I’ve been thinking of the kids a lot lately, and if you have been reading my Smirking Cat blog, you know that raising strong, confident girls has been a concern of mine lately. (Of course I want the boys to be strong and confident too…it just seems like there are far more poisons in our culture attacking girls than boys, and parents need to fight that, not contribute to it.)
How is that relevant to this beauty blog? Well, I would love to hear what you think about raising strong, healthy, confident children, particularly girls, in a society so enraptured with appearance at the expense of character or inner beauty.
What message would you like to share with your daughters, your nieces, your friends’ children, any little girl growing up in a world that emphasizes her hair and body over her achievements and ambitions?
I know what I would like to tell them, and hope they remember. I would tell them, “You are smart, funny, creative, and strong. You are also beautiful, but please don’t think you are defined by what you look like. Please don’t fall into the trap of defining yourself by what you look like! Your face, your hair, your body, are all parts of you, not the essence of you. Society will tell you you’re not thin enough, not blonde enough, don’t have long enough hair, your lashes aren’t thick enough, your forehead isn’t smooth enough, your lips aren’t inflated enough….society will keep smashing you until you break if you let it. DON’T. When you think of who you are, remember what I told you first…you are smart, funny, creative, and strong. You are many things, and you can do many things. When people try to box you in and define you by your looks, speak up and don’t let them. When people try to tell you what you can’t do or what you should do, tell them you have your own mind. When this beauty-obsessed, woman-devaluing society tries to kick you, step aside and let it fall on its face in the wake of your own knowledge of your strength, your inner beauty, and your transcendence over shallow and petty definitions of a human being.”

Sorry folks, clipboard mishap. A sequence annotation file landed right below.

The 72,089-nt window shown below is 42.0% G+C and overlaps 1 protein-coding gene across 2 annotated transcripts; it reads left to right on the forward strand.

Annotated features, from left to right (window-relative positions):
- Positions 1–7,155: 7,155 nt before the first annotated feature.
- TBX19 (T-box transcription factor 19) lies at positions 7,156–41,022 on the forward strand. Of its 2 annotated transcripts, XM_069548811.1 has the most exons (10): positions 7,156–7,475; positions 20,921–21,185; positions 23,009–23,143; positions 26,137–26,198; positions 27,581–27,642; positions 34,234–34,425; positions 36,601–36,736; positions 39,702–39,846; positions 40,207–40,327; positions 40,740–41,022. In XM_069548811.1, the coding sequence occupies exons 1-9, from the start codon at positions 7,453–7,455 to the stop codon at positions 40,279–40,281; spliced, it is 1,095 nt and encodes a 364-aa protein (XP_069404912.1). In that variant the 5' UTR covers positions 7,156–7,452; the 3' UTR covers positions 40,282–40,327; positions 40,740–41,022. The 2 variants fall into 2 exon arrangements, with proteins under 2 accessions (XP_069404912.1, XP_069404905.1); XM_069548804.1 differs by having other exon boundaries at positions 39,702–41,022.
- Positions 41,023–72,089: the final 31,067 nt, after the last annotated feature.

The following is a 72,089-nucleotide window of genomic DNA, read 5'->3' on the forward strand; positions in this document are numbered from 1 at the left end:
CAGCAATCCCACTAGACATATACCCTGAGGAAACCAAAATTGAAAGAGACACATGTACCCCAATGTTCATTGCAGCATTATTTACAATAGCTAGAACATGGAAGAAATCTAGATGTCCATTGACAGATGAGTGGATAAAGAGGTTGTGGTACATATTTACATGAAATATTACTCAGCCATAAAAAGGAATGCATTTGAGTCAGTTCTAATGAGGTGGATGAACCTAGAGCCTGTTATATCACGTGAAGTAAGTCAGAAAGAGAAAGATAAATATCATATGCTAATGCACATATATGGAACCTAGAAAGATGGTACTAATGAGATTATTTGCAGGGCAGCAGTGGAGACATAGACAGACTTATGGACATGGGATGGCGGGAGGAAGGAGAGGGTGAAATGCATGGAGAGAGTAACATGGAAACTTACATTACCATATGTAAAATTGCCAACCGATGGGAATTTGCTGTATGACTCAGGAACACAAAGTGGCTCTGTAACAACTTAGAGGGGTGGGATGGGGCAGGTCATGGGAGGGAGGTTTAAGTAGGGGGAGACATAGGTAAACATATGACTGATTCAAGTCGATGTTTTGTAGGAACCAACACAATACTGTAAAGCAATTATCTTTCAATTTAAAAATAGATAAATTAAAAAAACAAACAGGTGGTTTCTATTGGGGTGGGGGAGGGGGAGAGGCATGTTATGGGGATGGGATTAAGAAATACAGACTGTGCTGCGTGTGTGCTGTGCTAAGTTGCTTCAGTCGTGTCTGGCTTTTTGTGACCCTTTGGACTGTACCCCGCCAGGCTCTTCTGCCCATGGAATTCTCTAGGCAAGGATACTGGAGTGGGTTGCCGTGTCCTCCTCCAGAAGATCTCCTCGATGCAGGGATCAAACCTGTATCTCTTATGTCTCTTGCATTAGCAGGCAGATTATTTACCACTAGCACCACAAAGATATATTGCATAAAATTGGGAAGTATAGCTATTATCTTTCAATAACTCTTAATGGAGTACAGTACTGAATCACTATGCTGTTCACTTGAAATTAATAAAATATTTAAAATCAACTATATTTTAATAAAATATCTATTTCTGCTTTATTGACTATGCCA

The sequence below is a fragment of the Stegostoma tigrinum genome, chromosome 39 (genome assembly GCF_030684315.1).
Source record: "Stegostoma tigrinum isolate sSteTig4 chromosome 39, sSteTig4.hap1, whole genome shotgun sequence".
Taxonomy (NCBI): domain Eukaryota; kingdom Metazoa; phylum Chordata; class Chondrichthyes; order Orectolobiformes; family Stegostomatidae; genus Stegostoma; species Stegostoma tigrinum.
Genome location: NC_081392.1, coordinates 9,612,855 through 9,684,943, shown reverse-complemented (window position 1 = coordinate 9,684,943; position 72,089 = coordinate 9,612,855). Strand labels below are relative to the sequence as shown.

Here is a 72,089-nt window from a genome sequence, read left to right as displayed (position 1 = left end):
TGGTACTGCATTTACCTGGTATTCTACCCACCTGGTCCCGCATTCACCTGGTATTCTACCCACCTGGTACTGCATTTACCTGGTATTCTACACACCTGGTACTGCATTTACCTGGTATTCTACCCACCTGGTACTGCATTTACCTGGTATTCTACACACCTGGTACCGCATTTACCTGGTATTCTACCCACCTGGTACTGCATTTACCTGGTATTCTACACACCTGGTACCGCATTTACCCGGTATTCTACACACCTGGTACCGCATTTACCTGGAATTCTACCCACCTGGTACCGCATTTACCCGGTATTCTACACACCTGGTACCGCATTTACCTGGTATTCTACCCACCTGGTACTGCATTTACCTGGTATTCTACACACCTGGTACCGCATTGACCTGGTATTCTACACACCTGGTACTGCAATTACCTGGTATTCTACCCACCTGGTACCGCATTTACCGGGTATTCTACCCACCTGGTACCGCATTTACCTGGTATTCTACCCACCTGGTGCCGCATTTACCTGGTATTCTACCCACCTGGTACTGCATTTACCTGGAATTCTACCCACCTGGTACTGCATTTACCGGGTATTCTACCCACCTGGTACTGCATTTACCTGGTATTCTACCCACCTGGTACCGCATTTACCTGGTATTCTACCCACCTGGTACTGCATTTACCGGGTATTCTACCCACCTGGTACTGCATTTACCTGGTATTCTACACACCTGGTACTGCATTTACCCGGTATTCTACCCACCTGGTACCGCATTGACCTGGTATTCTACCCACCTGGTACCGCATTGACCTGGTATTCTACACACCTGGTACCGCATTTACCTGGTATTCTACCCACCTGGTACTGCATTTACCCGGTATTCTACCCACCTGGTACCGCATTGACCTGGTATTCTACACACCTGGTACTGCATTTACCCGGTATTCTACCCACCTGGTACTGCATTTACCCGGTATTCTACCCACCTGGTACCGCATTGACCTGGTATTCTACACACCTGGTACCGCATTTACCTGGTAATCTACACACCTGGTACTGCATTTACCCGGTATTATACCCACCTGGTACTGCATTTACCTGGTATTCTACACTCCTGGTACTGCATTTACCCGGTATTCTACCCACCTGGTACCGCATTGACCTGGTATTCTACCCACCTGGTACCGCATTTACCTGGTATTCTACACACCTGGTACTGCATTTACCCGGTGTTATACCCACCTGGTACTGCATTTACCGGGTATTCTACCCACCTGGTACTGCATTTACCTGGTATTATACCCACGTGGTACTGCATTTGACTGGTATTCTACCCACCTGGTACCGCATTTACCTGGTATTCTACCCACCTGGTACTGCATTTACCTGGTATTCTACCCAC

I have luckily managed to strike a healthy balance between enjoying make-up as a fun, creative outlet, but mainly appreciating and highly valuing my abilities, talents, and achievements. I don’t define who I am, by what I look like. I fear Dove and Sunflower will be snared in that trap, measuring their worth by their attractiveness to others who don’t even care what shines inside of them. It’s a pit so many little girls are in danger of falling into, and the only ones who change that is us. All of us.
What would your message to little girls be? What would your message to little boys be, or even to other women?